- 1 Introduction
- 2 UBIFS vs. YAFFS2 comparisons for 126.96.36.199
- 3 Creating UBI Image
- 4 Mounting UBI Image on PC using nandsim
UBIFS is a filesystem that works on top of UBI volumes
- the UBIFS home page is at: http://www.linux-mtd.infradead.org/doc/ubifs.html
- UBIFS presentation slides: ubifs.odp
It represents a next-generation flash filesystem, compared to JFFS2, and (via UBI) operates on raw flash rather than on block-based media (such as eMMC or traditional hard drives).
UBIFS was written by developers at Nokia with help from the University of Szeged. Included in these developers was the current (as of 2012) maintainer of UBIFS, Artem Bityuski. The filesystem was mainlined in the Linux kernel in July, 2008, in kernel version 2.6.27.
The UBIFS home page has more detailed information, but in summary, UBI has the following features relative to other flash filesystems:
- UBI/UBIFS scales to large flash sizes better than JFFS2
- Good fault tolerance, via a number of features
- Built-in on-the-fly compression
- Good runtime performance
As of kernel version 3.7, UBI fastmap support was added to the kernel, to overcome a scalability issue with the time required to mount UBIFS on large flash media.
I specifically deals with the scalability issue described here: http://www.linux-mtd.infradead.org/doc/ubifs.html#L_scalability
A description of the feature is at: http://lwn.net/Articles/517422/
"UBI Fastmap is an optional feature which stores the physical to logical eraseblock relations in a checkpoint (called fastmap) to reduce the initialization time of UBI. The current init time of UBI is proportional to the number of physical erase blocks on the FLASH device. With fastmap enabled the scan time is limited to a fixed number of blocks."
UBIFS vs. YAFFS2 comparisons for 188.8.131.52
Note: see our Flash_Filesystem_Benchmarks for more recent benchmarks.
Hardware: MIPS, 403MHz CPU, 1GB Nand Flash
IOZone results: 4M, 8M & 16M file sizes in 980MB partition.
- mount time
- "1st mount" : time for mounting just after "flash_eraseall".
- "Empty" : time for mounting after "1st mount".(there's no files in partition)
- "Full" : time for mounting after creating files util the partition is full.(file size is random.)
- "Ubiattach" time for attaching 980MB partition into the ubi layer using ubiattach util.
|1st mount||2.59 sec||0.17 sec||2.25 sec|
|Empty||2.57 sec||0.11 sec||0.03 sec|
|Full||2.63 sec||0.16 sec||0.80 sec|
- IOZone results
Creating UBI Image
This is easiest to do, if you have access to the device and can run ubinfo and dmesg, otherwise you'll need to determine the volume size, Logical Erase Block size, etc by other means. UBI has some block overhead, which I found documentation inconsistent with my particular application, so your results may very. If your device is one UBI image for the entire NAND, this should be easier, and could probably be determined by just mounting a copy of the UBI image from the device if available.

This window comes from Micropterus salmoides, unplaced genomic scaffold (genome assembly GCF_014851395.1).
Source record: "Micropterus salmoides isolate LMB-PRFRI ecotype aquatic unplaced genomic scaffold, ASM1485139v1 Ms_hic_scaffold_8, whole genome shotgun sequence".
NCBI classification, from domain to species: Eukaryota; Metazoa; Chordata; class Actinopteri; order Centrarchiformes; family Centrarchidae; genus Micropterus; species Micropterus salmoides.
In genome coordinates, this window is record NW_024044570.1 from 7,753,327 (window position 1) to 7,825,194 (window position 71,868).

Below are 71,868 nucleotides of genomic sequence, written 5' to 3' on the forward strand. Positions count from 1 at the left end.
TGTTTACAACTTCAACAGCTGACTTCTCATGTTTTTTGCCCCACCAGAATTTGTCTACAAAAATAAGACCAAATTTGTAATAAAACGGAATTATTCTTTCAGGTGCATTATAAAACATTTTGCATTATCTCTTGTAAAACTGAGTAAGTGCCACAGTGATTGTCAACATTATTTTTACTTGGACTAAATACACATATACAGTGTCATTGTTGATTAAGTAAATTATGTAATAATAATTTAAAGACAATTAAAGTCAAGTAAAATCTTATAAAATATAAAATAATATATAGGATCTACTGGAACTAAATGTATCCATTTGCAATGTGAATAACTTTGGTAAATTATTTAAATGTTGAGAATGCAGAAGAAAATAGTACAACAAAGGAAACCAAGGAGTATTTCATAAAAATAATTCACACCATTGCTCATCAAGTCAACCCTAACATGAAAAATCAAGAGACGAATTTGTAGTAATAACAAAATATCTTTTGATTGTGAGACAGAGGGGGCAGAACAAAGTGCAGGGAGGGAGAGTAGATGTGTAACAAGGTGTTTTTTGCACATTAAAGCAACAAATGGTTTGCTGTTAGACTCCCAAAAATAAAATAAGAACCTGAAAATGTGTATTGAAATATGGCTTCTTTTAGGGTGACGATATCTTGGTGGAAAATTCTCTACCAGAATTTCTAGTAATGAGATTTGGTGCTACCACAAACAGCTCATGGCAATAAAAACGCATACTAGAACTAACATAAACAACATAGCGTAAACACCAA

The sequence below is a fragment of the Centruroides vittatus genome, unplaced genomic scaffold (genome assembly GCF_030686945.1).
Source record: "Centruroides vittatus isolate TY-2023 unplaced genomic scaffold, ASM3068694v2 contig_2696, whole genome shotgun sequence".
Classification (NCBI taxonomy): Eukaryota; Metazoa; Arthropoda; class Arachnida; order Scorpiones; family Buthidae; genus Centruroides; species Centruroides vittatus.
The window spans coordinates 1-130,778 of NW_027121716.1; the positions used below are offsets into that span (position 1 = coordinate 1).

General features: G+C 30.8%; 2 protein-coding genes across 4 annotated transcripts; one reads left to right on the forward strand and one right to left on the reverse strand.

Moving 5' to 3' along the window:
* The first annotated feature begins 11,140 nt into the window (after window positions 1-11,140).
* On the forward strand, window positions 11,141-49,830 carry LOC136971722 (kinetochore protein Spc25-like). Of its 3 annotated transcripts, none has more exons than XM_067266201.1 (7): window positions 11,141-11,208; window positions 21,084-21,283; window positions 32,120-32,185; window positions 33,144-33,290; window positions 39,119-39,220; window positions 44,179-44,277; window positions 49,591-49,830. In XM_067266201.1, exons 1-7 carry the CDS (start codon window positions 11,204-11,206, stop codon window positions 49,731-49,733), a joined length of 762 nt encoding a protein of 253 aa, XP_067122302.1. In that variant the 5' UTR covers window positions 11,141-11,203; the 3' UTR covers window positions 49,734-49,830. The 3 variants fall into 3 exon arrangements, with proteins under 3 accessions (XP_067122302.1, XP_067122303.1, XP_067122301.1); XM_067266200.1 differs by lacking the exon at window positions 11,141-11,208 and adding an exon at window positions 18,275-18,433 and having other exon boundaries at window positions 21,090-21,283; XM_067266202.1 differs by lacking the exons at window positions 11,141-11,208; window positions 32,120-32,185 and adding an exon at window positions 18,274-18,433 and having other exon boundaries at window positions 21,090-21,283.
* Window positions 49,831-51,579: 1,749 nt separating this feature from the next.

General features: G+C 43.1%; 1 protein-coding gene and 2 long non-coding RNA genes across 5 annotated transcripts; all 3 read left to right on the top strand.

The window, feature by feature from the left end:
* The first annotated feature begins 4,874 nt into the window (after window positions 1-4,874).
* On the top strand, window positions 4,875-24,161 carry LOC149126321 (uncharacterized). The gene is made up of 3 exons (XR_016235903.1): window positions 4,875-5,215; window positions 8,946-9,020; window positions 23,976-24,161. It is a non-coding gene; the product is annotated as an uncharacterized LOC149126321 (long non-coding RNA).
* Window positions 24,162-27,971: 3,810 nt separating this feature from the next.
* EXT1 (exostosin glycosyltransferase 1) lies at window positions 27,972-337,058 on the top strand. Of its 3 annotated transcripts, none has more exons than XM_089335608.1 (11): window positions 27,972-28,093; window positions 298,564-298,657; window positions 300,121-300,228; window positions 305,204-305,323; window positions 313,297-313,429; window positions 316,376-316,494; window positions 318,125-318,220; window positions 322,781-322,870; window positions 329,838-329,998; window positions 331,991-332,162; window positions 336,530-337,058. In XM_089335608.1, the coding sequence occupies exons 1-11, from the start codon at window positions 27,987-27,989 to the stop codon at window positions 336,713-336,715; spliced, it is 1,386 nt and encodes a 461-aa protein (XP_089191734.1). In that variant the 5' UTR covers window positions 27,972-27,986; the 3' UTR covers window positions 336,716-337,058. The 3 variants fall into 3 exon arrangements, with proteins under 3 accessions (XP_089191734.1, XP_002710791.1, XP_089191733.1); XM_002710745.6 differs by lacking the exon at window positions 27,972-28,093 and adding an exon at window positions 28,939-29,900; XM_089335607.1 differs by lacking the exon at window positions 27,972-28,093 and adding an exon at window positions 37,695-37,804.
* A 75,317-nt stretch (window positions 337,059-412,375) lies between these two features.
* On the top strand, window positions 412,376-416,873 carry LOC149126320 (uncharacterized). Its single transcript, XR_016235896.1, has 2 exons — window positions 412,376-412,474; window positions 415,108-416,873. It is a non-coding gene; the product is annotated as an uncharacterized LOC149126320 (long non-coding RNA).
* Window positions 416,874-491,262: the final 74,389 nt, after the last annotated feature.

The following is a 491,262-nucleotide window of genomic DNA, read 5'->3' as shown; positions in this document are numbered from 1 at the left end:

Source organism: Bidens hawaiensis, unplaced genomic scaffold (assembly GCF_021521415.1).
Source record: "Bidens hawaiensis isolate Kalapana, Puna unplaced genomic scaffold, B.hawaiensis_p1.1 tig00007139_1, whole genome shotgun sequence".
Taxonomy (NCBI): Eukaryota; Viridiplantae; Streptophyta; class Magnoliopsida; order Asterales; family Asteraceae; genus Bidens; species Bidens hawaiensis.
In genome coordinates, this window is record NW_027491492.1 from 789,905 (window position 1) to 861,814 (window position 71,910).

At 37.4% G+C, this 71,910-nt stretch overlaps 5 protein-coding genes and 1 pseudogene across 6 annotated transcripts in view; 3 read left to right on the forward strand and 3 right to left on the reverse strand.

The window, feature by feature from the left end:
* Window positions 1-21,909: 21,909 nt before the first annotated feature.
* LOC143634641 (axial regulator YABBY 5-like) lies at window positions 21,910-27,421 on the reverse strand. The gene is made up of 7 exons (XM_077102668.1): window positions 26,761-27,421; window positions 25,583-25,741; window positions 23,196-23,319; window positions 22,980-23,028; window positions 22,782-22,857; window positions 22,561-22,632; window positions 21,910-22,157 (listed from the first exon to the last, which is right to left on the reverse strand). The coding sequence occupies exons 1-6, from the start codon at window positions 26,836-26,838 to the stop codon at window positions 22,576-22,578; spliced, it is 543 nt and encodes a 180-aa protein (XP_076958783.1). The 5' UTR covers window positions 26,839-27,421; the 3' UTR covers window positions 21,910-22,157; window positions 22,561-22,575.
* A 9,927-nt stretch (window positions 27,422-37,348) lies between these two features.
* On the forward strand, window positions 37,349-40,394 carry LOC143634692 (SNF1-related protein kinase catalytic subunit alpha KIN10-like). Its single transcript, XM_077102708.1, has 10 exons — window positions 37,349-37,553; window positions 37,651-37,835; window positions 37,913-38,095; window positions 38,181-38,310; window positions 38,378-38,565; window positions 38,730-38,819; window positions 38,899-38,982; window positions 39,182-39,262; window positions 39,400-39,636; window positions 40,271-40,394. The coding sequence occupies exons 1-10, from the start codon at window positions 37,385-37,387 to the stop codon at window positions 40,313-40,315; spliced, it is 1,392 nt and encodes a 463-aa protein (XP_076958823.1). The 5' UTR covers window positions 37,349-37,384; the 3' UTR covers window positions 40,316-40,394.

To create the image from a rootfs you've built first you need to create the ubi.ini file, that describes your ubi image. Create a regular text file, ubi.ini, example contents, for more info run ubinize -h:
[ubi_rfs] mode=ubi image=ubifs.img vol_id=0 vol_size=87349248 vol_type=dynamic vol_name=ubi_rfs vol_alignment=1 vol_flags=autoresize
Next you'll run the commands that actually build it. Here ubi.ini is the file you just created, ubifs.img is a temp file you can delete once you are done, and your_erootfs.ubi is the name of the rootfs image that will be created.
sudo /usr/sbin/mkfs.ubifs -m 2048 -e 129024 -c 677 -r /path/to/rootfs ubifs.img sudo /usr/sbin/ubinize -o your_erootfs.ubi -p 131072 -m 2048 -s 512 -O 512 ubi.ini
To determine these and the ubi.ini file settings, use ubinfo -a and dmesg on the device if possible, which both give plenty of information about the values needed. The size and vol_name are listed under "Present volumes" when you run ubinfo -a on the device. The second half of that particular ubi device's description. While the NAND description's PEB, LEB etc are in dmesg.
- -m - Minimum I/O unit size.
- -e - Logical Erase Block (LEB) size.
- -c - Max LEB count. (vol_size/LEB)
- -x - Compression type: lzo (default), favor_lzo, zlib, none
- -r - Path to root filesystem.
- ubifs.img - Temporary image file.
- -o - Output file.
- -p - Physical Erase Block (PEB) size.
- -m - Minimum I/O unit size.
- -s - Minimum I/O size for UBI headers, eg. sub-page size.
- -O - VID header offset from start of PEB.
- ubi.ini - UBI image configuration file.
Mounting UBI Image on PC using nandsim
First create a simulated NAND device (this one is 256MB, 2048 page
$ sudo modprobe nandsim first_id_byte=0x20 second_id_byte=0xaa third_id_byte=0x00 fourth_id_byte=0x15
Check it was created.
$ cat /proc/mtd dev: size erasesize name mtd0: 10000000 00020000 "NAND simulator partition 0"
Next, attach it to a mtd device.
$ sudo modprobe ubi mtd=0
I had to detach it prior to formatting it.
$ sudo ubidetach /dev/ubi_ctrl -m 0
If that ubidetach step fails when you enter it, just proceed to the next step to format the mtd device.
$ sudo ubiformat /dev/mtd0 -f <image>.ubi ubiformat: mtd0 (nand), size 268435456 bytes (256.0 MiB), 2048 eraseblocks of 131072 bytes (128.0 KiB), min. I/O size 2048 bytes libscan: scanning eraseblock 2047 -- 100 % complete ubiformat: 2048 eraseblocks have valid erase counter, mean value is 1 ubiformat: flashing eraseblock 455 -- 100 % complete ubiformat: formatting eraseblock 2047 -- 100 % complete
Then, attach it.
$ sudo ubiattach /dev/ubi_ctrl -m 0 UBI device number 0, total 2048 LEBs (264241152 bytes, 252.0 MiB), available 0 LEBs (0 bytes), LEB size 129024 bytes (126.0 KiB)
Make a target directory, and mount the device.
$ mkdir temp $ sudo mount -t ubifs ubi0 temp